The years that we find the most fun aren't those with transcendent winners like Fusaichi Pegasus, Barbaro or Big Brown. It's the years where the winner and those behind him all looked strong, on the improve, and like they could develop into nice horses. The prime examples of this were 2001 and 2007. 2001 had superstar Point Given defeated by Monarchos, the blazingly fast Congaree, and very interesting hard hitters in Invisible Ink, Dollar Bill and AP Valentine. No, not all of them developed into stars, but it made for a fun year.
We saw this again in 2007, when Street Sense, Curlin, Hard Spun and Any Given Saturday established themselves in the prep races, Triple Crown and fall as a superior class of horses. And it was evident from the Derby that the group could be special: in addition to Street Sense's powerful win, Hard Spun ran a gallant second while on the lead the whole time (sound familiar?), and Curlin ran 3rd in his 4th career start. Though Any Given Saturday ran a poor Derby, all the indicators were there that he was a good horse, and he validated that in the summer.
It's a little premature to put this crop in that class, especially when the Derby's speed figure came back an oddly low 101. But we have a lot of horses in this class that ooze talent and potential and have performed well repeatedly. We think this is going to be a fun Preakness and Belmont. Let's count down the second leg of the Triple Crown, starting with those who are up against it to our eventual pick.
Look Out Below!
11. Pretension. Every year there's local horse that won a prep race in Maryland, takes a shot in the Preakness, and is sent off at huge odds. The last one of these to come in the money was Magic Weisner in 2002 (at 43-1). All others since then have been uncompetitive. Given his only efforts against good horses were poor finishes in the Gotham and Illinois Derby, he's going to continue this streak of futility.
10. Optimizer. Lukas' stakes losing streak stands at over 120 and growing. It's starting to get sad, Wayne.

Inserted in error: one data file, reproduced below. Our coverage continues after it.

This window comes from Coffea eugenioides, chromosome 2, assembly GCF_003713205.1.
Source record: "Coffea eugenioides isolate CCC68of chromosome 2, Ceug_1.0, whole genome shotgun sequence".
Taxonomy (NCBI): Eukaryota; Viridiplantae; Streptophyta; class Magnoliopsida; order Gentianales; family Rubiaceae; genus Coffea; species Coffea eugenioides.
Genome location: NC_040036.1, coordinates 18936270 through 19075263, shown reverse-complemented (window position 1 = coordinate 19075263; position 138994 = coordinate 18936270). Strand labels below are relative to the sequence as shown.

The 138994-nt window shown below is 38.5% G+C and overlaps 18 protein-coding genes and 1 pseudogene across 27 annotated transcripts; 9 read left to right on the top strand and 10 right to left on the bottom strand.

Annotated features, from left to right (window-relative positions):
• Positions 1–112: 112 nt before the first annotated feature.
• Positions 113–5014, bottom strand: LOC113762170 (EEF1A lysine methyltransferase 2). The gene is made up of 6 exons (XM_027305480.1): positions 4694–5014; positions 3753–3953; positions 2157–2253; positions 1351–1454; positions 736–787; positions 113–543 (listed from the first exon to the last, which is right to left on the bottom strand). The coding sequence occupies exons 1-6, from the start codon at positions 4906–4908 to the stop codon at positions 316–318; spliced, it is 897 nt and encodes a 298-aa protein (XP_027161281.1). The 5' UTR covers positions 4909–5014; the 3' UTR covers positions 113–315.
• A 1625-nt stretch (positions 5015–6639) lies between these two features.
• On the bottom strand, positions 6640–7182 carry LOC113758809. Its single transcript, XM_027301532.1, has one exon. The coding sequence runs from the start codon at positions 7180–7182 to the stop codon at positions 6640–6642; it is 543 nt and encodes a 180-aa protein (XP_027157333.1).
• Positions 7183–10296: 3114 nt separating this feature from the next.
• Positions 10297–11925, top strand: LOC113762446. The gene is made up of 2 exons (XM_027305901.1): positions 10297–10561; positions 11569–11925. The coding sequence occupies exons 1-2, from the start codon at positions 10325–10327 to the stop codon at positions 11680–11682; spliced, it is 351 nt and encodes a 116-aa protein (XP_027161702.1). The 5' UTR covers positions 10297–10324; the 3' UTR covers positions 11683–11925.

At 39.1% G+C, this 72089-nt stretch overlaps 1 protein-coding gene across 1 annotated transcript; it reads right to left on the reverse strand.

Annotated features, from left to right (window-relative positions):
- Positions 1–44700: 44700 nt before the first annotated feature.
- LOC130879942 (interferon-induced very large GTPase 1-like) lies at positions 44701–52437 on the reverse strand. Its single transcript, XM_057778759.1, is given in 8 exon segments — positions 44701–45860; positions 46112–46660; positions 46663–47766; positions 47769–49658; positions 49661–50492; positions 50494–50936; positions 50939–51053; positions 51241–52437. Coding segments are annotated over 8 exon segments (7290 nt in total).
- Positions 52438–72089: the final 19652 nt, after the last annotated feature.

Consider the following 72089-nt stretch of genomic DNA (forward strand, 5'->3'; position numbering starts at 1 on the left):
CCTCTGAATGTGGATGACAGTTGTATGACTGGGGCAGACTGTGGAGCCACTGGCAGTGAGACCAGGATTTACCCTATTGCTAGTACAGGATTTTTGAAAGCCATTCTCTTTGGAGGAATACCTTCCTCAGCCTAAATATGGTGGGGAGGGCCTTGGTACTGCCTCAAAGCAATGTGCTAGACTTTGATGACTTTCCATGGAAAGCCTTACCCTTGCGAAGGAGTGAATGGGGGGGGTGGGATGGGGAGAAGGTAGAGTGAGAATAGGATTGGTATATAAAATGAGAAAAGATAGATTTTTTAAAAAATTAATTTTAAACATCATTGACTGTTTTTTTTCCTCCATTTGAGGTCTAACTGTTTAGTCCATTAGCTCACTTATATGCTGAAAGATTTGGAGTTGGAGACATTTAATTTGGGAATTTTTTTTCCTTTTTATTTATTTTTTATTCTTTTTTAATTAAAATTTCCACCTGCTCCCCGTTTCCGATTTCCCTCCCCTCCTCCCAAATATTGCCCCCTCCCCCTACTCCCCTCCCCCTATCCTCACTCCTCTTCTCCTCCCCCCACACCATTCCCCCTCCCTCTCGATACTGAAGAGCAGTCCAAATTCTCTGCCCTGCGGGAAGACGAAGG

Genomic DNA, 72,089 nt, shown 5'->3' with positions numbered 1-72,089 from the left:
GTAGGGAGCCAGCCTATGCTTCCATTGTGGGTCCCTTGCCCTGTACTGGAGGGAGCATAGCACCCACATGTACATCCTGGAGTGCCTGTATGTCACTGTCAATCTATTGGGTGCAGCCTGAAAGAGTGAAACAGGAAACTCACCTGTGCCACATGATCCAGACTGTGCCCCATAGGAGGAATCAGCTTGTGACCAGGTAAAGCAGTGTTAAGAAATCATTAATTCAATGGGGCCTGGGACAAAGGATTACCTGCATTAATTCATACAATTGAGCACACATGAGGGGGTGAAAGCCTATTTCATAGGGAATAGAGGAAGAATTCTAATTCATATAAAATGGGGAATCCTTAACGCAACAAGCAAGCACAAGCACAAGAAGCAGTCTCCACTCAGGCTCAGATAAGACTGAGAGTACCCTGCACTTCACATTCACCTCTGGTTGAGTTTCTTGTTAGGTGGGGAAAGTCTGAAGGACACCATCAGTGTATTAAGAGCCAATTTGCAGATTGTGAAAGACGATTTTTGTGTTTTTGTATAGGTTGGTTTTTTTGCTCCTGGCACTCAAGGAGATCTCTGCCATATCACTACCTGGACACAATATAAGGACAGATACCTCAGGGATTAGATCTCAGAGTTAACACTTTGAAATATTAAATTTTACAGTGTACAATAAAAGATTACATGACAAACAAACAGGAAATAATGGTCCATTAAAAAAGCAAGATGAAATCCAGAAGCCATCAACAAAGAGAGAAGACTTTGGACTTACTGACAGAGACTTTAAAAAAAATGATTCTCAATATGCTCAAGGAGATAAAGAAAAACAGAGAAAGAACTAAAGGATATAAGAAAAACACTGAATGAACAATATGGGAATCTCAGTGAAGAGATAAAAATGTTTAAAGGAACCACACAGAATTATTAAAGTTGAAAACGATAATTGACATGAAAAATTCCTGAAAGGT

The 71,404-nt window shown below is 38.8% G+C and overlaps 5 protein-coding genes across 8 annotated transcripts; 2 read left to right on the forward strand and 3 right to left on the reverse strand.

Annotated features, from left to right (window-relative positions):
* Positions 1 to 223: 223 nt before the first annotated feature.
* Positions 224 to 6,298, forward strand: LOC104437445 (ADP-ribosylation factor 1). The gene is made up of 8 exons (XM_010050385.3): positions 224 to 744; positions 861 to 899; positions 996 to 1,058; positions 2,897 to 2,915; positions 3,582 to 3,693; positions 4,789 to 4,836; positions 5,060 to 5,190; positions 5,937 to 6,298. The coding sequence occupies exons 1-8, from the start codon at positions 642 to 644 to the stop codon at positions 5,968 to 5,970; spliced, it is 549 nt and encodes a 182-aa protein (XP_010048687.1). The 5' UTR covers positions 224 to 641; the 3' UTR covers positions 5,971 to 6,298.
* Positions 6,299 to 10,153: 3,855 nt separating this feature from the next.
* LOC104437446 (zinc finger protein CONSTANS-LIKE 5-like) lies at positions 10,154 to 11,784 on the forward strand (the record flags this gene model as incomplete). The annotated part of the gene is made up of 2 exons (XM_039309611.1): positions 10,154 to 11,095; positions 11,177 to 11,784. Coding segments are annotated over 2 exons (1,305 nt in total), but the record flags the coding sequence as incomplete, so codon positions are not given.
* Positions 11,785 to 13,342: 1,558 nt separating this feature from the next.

9. Tiger Walk. With a pair of wins at Laurel, he's 2-for-2 in races in the State of Maryland and 0-for-5 in races elsewhere. I have now listed all of his positive attributes.
8. Cozzetti. Not only was he uncompetitive against Bodemeister in the Arkansas Derby, finishing a well-beaten 4th, he was mostly uncompetitive against Prospective in the Tampa Bay Derby, finishing a well-beaten 3rd. For those who have forgotten who Prospective is, he was the longest shot in the Derby and ran to his odds, finishing 18th, only beating horses that pulled up lame or were eased.
7. Teeth of the Dog. Likely to be the most heavily bet of the 5 that didn't run in the Derby, the action is primarily going to be based on his decent 3rd in the Wood Memorial at 53-1. Of course, the horses he lost to, Gemologist and Alpha, were nowhere to be found in the Derby, so I'm not sure where exactly that gets him.
6. Daddy Nose Best. He regains his former jockey Julian Leparoux -- he of the multiple horrible rides on Union Rags -- and while he didn't have the best trip in the Derby, his route wasn't from Hades either. Given that he really only has one very good performances in 11 starts, his Sunland Derby win is starting to look like a fluke, and we think this is his last dirt start, followed by some success on the grass.
Some would see that as a sign that he'll improve in the Preakness. We disagree. We do think he's honest and talented, but think we've already seen his best races, which aren't good enough. There was no particular reason he couldn't have finished the Derby as strongly as the horses that ran 1-3-4, but he didn't. He doesn't appear to have improved much since last year, with his only "great" start being the San Felipe, when an immature Bodemeister blew the race late. And his failures in the Juvenile, SA Derby and Kentucky Derby are starting to add up -- he looks like a level below the best of the class. He'll be successful long-term, but we don't see a lot of upside here, especially at what's going to be a short price.